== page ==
all of us hunched
before flickering half-lives
we clutch in our palms,
bent to the small light like plants
bent to frigid, filtering windows.
I, too, finger the cool, slick surfaces,
slide screens open and open,
meaning to work, but, easy as a twitch,
reach the couple and enter
their bright space with my digital eye
that can find anything. She is so naked.
Even the hair on her privates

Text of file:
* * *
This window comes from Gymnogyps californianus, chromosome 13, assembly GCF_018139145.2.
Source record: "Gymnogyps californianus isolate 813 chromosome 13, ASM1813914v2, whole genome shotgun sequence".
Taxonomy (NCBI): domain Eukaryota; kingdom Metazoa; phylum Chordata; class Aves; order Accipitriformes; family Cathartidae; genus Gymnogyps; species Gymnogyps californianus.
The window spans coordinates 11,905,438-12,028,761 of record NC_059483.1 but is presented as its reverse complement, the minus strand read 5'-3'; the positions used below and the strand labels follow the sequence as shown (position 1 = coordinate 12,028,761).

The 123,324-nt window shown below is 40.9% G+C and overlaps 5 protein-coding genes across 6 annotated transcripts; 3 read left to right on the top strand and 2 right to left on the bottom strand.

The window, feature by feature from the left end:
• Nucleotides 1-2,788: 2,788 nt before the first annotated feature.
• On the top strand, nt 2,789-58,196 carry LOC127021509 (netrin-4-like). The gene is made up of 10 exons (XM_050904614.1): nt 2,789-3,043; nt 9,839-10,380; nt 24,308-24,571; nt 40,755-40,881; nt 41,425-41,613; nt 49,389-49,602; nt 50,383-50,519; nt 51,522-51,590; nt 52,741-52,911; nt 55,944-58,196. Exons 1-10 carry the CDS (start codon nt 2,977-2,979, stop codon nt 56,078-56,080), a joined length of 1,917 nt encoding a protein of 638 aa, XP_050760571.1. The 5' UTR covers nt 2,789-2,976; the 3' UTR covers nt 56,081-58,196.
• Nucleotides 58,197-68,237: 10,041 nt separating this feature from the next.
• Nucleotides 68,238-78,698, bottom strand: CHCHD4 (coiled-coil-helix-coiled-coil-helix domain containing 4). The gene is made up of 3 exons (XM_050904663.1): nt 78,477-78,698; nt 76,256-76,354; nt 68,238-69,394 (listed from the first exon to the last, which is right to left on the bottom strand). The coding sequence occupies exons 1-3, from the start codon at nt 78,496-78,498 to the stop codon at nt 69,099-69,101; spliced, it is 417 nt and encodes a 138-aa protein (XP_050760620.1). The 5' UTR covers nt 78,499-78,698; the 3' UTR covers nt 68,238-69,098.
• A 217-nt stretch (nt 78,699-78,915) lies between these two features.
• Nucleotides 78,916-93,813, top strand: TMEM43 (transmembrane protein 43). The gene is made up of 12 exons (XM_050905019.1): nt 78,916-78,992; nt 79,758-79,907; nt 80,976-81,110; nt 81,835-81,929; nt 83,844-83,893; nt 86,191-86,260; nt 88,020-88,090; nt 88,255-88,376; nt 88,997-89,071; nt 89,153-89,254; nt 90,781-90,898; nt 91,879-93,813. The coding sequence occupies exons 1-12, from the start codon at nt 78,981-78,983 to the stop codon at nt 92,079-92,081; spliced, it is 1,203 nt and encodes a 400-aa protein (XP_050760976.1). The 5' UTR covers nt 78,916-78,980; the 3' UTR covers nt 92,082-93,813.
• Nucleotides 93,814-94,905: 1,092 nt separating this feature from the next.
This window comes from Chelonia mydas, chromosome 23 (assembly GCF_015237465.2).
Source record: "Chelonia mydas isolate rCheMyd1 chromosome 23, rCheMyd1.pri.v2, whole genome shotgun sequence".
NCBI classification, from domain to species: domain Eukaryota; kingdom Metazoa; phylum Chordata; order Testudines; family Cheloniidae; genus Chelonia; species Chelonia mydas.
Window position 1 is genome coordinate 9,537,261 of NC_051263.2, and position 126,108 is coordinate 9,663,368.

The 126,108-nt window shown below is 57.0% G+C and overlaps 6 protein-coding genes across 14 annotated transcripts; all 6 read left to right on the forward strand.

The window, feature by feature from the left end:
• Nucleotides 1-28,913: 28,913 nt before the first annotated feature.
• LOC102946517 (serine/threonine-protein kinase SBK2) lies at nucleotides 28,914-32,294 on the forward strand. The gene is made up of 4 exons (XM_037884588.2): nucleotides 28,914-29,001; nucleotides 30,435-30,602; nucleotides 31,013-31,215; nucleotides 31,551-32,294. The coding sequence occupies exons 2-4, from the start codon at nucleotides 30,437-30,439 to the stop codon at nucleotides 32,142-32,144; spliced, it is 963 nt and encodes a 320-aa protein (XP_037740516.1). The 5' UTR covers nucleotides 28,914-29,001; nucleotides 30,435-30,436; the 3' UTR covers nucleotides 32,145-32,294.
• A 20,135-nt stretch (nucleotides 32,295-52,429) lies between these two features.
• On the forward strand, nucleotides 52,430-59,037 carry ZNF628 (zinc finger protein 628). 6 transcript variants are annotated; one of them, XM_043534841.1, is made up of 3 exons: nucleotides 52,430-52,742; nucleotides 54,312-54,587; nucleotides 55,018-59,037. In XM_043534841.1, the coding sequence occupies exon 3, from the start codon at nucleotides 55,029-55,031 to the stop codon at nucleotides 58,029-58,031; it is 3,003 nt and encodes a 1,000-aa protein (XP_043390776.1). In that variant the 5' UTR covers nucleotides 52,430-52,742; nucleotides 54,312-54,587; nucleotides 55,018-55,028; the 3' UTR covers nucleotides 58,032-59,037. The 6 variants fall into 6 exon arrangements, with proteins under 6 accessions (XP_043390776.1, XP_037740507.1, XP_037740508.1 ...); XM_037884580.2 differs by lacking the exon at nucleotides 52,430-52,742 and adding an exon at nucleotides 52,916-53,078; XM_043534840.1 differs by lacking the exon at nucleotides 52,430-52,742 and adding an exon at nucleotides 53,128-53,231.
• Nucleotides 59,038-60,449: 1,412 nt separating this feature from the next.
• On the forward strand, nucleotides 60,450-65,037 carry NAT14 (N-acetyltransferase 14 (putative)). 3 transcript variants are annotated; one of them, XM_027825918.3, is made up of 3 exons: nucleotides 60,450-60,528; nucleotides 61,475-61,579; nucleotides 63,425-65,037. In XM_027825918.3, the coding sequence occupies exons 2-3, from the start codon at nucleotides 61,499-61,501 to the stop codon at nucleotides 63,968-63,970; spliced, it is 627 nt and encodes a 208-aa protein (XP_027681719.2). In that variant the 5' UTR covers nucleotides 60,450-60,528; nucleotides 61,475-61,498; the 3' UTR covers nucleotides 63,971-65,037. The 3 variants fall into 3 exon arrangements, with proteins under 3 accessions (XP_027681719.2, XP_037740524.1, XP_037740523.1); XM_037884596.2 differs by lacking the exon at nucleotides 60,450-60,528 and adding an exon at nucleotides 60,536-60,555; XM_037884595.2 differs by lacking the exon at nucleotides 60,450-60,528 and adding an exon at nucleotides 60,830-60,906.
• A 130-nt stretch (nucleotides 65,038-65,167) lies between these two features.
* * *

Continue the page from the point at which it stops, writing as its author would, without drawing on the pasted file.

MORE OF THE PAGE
has been removed, as privacy itself
has been stripped.
I watch him lick
where she’s been waxed
and turn her,
spread her for the camera.
I peer into the little darkness
her flesh holds,
thinking how a person can’t stop herself,
how the body swells, helpless,
no matter the cold.
FRANCESCA BELL’s poetry appears in many journals, including New Ohio Review, North American Review, Poetry Northwest, Prairie Schooner, River Styx, and Zone 3. She has been nominated eight times for the Pushcart Prize and once for Best of the Net. She won the 2014 Neil Postman Award for Metaphor from Rattle.